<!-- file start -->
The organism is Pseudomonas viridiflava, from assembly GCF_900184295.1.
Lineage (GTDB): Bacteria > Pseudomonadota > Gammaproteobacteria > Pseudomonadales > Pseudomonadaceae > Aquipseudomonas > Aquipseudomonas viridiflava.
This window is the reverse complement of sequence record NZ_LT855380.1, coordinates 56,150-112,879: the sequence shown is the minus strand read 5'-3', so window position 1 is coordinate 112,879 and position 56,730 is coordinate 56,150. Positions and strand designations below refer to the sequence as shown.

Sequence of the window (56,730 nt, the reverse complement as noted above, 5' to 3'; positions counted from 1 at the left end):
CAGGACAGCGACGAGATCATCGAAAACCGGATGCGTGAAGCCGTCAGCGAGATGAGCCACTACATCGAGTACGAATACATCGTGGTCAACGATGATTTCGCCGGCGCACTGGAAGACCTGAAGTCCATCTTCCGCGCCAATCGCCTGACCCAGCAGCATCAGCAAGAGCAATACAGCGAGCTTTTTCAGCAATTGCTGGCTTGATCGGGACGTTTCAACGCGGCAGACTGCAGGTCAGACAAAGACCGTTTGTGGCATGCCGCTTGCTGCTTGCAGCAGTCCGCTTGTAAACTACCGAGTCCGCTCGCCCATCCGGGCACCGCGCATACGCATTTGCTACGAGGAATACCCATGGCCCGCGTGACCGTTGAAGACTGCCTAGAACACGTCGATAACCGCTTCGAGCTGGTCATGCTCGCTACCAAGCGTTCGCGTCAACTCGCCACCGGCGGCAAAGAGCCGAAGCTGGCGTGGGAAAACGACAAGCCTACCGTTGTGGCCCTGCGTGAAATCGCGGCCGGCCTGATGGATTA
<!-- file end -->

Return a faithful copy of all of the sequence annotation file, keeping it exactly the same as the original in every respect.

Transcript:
The organism is Pseudomonas viridiflava, from assembly GCF_900184295.1.
Lineage (GTDB): Bacteria > Pseudomonadota > Gammaproteobacteria > Pseudomonadales > Pseudomonadaceae > Aquipseudomonas > Aquipseudomonas viridiflava.
This window is the reverse complement of sequence record NZ_LT855380.1, coordinates 56,150-112,879: the sequence shown is the minus strand read 5'-3', so window position 1 is coordinate 112,879 and position 56,730 is coordinate 56,150. Positions and strand designations below refer to the sequence as shown.

Sequence of the window (56,730 nt, the reverse complement as noted above, 5' to 3'; positions counted from 1 at the left end):
CAGGACAGCGACGAGATCATCGAAAACCGGATGCGTGAAGCCGTCAGCGAGATGAGCCACTACATCGAGTACGAATACATCGTGGTCAACGATGATTTCGCCGGCGCACTGGAAGACCTGAAGTCCATCTTCCGCGCCAATCGCCTGACCCAGCAGCATCAGCAAGAGCAATACAGCGAGCTTTTTCAGCAATTGCTGGCTTGATCGGGACGTTTCAACGCGGCAGACTGCAGGTCAGACAAAGACCGTTTGTGGCATGCCGCTTGCTGCTTGCAGCAGTCCGCTTGTAAACTACCGAGTCCGCTCGCCCATCCGGGCACCGCGCATACGCATTTGCTACGAGGAATACCCATGGCCCGCGTGACCGTTGAAGACTGCCTAGAACACGTCGATAACCGCTTCGAGCTGGTCATGCTCGCTACCAAGCGTTCGCGTCAACTCGCCACCGGCGGCAAAGAGCCGAAGCTGGCGTGGGAAAACGACAAGCCTACCGTTGTGGCCCTGCGTGAAATCGCGGCCGGCCTGATGGATTA